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What is a sedoka?

John Daleiden

Sedoka is a Japanese verse form written by a single author. The classical sedoka is found in Manyoshu: Collection of 10,000 Leaves. This collection of poems was compiled late in the 8th century; it contains only 60 examples of sedoka among the more than 4,000 poems written by members of the Imperial family, court ladies and nobles, frontier guards (sakimon), etc. The available English translation is called The Ten Thousand Leaves.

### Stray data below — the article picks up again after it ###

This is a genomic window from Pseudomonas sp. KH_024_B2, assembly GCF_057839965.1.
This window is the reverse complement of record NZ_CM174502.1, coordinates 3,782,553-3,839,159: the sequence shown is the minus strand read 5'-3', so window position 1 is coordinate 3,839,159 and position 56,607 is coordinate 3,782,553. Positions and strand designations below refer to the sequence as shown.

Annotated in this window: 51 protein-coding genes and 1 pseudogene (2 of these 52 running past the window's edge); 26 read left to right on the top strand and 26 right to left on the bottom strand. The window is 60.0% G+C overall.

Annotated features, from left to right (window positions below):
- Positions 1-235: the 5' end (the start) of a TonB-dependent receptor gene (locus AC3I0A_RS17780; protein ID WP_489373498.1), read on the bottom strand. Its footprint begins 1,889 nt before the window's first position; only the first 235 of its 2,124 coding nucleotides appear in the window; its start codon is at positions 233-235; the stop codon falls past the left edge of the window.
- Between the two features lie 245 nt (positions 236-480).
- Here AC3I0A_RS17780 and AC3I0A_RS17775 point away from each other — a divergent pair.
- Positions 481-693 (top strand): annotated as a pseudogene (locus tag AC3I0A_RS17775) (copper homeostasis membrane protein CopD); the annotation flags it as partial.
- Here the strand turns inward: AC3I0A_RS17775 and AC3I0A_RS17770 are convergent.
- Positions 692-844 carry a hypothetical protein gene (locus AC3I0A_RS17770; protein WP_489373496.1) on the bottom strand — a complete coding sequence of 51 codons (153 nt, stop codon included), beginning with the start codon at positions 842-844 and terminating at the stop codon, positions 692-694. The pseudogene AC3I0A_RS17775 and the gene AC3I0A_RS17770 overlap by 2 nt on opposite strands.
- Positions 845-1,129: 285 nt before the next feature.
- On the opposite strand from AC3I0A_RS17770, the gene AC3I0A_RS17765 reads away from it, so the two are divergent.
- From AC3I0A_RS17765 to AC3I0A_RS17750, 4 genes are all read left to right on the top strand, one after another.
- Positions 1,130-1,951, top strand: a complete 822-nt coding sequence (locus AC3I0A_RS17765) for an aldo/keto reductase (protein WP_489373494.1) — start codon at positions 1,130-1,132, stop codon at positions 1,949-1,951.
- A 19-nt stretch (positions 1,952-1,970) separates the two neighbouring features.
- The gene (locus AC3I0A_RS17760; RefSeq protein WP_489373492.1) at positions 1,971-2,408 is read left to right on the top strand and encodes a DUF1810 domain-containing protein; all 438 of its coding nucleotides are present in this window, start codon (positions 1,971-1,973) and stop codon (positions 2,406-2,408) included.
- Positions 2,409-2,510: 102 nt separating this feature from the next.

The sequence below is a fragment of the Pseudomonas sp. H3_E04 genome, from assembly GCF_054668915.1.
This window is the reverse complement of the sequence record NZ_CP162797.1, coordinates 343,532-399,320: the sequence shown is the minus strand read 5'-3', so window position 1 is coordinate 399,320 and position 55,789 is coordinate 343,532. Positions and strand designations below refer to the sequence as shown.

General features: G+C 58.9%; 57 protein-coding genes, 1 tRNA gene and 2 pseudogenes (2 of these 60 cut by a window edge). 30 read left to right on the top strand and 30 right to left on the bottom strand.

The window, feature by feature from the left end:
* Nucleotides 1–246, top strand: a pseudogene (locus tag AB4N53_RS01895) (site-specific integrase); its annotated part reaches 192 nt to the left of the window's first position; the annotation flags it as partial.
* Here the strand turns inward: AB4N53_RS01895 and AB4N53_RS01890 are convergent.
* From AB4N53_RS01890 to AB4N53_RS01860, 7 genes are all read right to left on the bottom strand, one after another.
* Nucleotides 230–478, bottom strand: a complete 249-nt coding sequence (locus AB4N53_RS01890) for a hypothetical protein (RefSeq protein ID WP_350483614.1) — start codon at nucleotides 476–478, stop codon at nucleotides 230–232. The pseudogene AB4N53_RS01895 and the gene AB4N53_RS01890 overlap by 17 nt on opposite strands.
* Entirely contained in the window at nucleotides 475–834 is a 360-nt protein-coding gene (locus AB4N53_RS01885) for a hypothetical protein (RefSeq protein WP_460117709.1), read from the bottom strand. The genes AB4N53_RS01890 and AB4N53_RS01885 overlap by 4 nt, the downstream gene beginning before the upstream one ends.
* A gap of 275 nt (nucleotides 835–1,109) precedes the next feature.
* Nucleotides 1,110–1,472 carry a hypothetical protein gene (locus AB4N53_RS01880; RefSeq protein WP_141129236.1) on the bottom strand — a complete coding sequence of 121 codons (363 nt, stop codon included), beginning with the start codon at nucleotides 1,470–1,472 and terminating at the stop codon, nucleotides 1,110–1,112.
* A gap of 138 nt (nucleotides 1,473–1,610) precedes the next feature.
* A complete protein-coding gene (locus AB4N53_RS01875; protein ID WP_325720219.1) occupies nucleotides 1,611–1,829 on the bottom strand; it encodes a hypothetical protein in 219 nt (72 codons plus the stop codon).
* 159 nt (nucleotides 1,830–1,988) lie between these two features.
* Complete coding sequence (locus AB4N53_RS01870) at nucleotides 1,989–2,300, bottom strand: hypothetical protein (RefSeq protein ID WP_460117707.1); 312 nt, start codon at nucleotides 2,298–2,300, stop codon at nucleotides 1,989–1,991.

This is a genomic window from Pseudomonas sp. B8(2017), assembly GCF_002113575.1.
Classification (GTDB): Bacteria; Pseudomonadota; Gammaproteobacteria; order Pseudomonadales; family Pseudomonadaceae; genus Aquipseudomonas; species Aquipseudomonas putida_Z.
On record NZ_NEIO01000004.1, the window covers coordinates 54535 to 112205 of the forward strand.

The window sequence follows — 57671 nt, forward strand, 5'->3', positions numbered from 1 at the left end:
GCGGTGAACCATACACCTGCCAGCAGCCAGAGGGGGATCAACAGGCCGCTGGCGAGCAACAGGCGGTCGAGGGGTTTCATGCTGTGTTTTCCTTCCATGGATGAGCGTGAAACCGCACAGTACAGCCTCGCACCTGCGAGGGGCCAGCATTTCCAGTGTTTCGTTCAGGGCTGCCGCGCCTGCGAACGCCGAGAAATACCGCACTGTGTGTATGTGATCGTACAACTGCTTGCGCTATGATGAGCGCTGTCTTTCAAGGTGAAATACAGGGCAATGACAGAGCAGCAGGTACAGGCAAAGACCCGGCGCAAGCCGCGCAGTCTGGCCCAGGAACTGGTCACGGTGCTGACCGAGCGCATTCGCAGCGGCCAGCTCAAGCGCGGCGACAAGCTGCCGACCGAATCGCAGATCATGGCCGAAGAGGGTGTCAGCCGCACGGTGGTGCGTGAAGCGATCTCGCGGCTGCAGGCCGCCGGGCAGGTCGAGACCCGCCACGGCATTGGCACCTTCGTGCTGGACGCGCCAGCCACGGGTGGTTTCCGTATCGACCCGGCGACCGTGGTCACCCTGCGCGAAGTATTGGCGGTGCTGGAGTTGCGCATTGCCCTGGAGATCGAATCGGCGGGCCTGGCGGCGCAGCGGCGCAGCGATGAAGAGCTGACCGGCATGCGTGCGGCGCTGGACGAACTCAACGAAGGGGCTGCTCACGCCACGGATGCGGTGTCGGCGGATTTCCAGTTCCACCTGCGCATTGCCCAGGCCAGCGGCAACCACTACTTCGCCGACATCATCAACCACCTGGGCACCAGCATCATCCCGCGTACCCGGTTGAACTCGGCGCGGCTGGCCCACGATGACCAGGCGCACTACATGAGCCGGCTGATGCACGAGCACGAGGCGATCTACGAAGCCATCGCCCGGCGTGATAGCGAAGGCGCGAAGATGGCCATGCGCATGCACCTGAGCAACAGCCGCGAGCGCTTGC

Sedoka is a 6 line poem containing two units called katauta. A sedoka has 5-7-7-5-7-7 onji; each katauta contains a turn, or change of direction. The turn at the end of line 3 is sharp, and the turn at the end of line 5 is gentle. Generally, the two halves of the poem focus on variations of the same subject but offer different perspectives. Sedoka are often composed as folk ballads. They can be mood poems, similar to tanka, or they can tell stories in the manner of a song.  The sedoka is written by a single author, unlike the mondo which is written by two authors.

 

 

 


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